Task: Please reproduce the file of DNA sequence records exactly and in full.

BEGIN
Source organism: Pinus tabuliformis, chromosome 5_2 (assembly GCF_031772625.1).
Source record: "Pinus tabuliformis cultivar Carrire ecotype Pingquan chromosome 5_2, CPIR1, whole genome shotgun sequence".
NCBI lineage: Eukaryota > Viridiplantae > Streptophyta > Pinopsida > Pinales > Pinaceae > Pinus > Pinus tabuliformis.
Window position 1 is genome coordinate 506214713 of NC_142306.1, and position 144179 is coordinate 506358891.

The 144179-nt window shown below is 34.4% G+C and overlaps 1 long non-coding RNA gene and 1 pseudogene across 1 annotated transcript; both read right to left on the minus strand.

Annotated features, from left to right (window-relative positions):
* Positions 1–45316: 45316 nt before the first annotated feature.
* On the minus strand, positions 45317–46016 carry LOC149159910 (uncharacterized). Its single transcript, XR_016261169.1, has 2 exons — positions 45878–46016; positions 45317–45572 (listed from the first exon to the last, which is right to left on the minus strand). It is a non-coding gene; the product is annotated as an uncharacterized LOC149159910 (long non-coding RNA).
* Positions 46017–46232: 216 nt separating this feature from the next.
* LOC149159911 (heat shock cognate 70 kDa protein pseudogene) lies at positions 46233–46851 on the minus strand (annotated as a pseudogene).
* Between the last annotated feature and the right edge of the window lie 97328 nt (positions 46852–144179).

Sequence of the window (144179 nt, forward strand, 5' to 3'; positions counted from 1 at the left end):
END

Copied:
Source organism: Pinus tabuliformis, chromosome 5_2 (assembly GCF_031772625.1).
Source record: "Pinus tabuliformis cultivar Carrire ecotype Pingquan chromosome 5_2, CPIR1, whole genome shotgun sequence".
NCBI lineage: Eukaryota > Viridiplantae > Streptophyta > Pinopsida > Pinales > Pinaceae > Pinus > Pinus tabuliformis.
Window position 1 is genome coordinate 506214713 of NC_142306.1, and position 144179 is coordinate 506358891.

The 144179-nt window shown below is 34.4% G+C and overlaps 1 long non-coding RNA gene and 1 pseudogene across 1 annotated transcript; both read right to left on the minus strand.

Annotated features, from left to right (window-relative positions):
* Positions 1–45316: 45316 nt before the first annotated feature.
* On the minus strand, positions 45317–46016 carry LOC149159910 (uncharacterized). Its single transcript, XR_016261169.1, has 2 exons — positions 45878–46016; positions 45317–45572 (listed from the first exon to the last, which is right to left on the minus strand). It is a non-coding gene; the product is annotated as an uncharacterized LOC149159910 (long non-coding RNA).
* Positions 46017–46232: 216 nt separating this feature from the next.
* LOC149159911 (heat shock cognate 70 kDa protein pseudogene) lies at positions 46233–46851 on the minus strand (annotated as a pseudogene).
* Between the last annotated feature and the right edge of the window lie 97328 nt (positions 46852–144179).

Sequence of the window (144179 nt, forward strand, 5' to 3'; positions counted from 1 at the left end):